In whatever way it is organised, open access means a gain in the circulation, exchange and advancement of knowledge. And that gain, especially in the case of open access journals, can be dramatic. Consider Gene Glass, for example. This professor of education at Arizona State University, best known perhaps for his development of meta-analysis (which enables the results of statistical studies to be aggregated), established Education Policy Analysis Archives as an unqualified open access journal in 1992. Eleven years later, and after publishing 312 articles (including 24 in Spanish or Portuguese), the journal's website has some 2,500 visitors per weekday. As academic journals go, that is a considerable readership, especially as it represents visitors from 75-80 nations and, according to a survey of readers Glass conducted, includes teachers (16 percent), parents (three percent) and a small number of journalists (one percent). The journal's two most popular articles - one on home schooling and the other on teacher characteristics and achievement - have had well over 50,000 hits each, with the rate still increasing years after publication, again bucking the typical academic pattern. Glass runs the journal out of his office, on an old computer that acts as a web-server, with no budget for publishing, apart from the time he devotes to editing it. Open access is changing the public and scholarly presence of the research article, and that increased presence is arguably good for the state of knowledge and the support that it receives from the larger society.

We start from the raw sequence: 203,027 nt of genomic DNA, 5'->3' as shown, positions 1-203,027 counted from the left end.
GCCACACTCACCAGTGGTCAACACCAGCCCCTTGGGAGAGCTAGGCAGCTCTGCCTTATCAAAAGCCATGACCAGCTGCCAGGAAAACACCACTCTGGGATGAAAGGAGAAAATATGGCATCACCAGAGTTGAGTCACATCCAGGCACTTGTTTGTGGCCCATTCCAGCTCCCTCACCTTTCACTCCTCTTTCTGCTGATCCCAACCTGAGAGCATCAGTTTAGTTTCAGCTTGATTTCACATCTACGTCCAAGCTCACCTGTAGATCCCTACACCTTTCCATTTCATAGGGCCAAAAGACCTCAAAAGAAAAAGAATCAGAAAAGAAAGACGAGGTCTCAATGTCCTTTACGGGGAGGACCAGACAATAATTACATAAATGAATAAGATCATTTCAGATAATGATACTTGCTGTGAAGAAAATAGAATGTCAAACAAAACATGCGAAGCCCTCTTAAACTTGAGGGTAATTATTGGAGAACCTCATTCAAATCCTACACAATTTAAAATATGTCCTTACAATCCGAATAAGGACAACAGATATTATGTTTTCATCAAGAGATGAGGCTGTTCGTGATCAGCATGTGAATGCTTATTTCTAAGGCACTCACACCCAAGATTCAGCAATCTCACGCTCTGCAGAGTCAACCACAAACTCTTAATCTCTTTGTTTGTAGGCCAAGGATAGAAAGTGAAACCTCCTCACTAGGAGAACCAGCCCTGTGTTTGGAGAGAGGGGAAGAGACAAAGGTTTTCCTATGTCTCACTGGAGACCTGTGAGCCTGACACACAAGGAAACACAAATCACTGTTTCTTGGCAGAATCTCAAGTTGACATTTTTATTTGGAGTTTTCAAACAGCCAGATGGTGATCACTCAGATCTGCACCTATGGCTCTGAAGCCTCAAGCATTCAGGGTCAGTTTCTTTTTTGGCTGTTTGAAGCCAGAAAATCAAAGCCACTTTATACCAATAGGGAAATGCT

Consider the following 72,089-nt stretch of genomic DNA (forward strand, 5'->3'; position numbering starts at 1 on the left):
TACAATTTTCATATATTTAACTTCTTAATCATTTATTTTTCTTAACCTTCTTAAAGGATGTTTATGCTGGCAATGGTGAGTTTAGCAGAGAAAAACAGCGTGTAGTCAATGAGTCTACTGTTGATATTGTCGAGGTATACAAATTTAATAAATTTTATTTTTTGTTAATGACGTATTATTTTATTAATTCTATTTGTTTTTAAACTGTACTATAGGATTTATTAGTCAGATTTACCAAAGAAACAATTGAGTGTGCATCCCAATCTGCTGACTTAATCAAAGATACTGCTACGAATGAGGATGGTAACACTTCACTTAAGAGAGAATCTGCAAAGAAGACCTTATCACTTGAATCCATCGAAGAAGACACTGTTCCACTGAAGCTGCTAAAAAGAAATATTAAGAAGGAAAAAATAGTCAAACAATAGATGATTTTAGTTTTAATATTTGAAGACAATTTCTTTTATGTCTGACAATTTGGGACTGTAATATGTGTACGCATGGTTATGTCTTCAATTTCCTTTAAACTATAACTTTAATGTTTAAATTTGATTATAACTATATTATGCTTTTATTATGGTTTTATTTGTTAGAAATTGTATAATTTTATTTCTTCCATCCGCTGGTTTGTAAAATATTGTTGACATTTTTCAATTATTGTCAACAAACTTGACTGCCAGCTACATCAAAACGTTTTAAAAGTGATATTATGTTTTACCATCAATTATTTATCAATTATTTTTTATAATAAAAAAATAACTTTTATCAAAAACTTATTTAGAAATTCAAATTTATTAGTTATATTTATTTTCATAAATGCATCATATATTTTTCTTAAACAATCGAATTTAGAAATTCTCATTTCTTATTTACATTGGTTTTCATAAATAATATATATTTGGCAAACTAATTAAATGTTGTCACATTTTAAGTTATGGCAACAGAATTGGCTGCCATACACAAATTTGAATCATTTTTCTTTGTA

Now, the assumption here is not information is, or somehow wants to be, free. Anything but. Open access begins with the fact that researchers are engaged in expensive, labour-intensive work that often employs highly sophisticated equipment, fully equipped and staffed laboratories. Researchers fly to distant archives and remote sites; they hire teams of graduate student research assistants; they devote years to studying a single body of work. Much of this work is underwritten by public institutions, government grants, and philanthropic endowments. The very extent of this largely public investment is what sets scholarly publishing apart from the more typical commercial model. The work represented in a research article has all been paid for in advance. The article arrives at the publisher's door, having already been financed, up to that point, as a public good. The public does not expect to be repaid for this research investment, at least not through its publication.
The publisher not only does not have to pay its authors, the services of highly qualified editors and reviewers are donated, as well (with editors occasionally receiving some form of support). Publishers do cover the production cost of copyediting, layout, proofreading, printing, binding, mailing, and promotion; they are now putting up well-engineered websites for electronic editions of their journals. They bring management skills, as well as care and quality, to the journal's production. During the age of print, the finely produced journal, with a circulation that could run as low as 200-400 copies, required this mix of public and private investment. The high quality of paper, printing, and binding were not so much a luxury as a necessity to the archival quality of the journal preserving it for use by generations of scholars.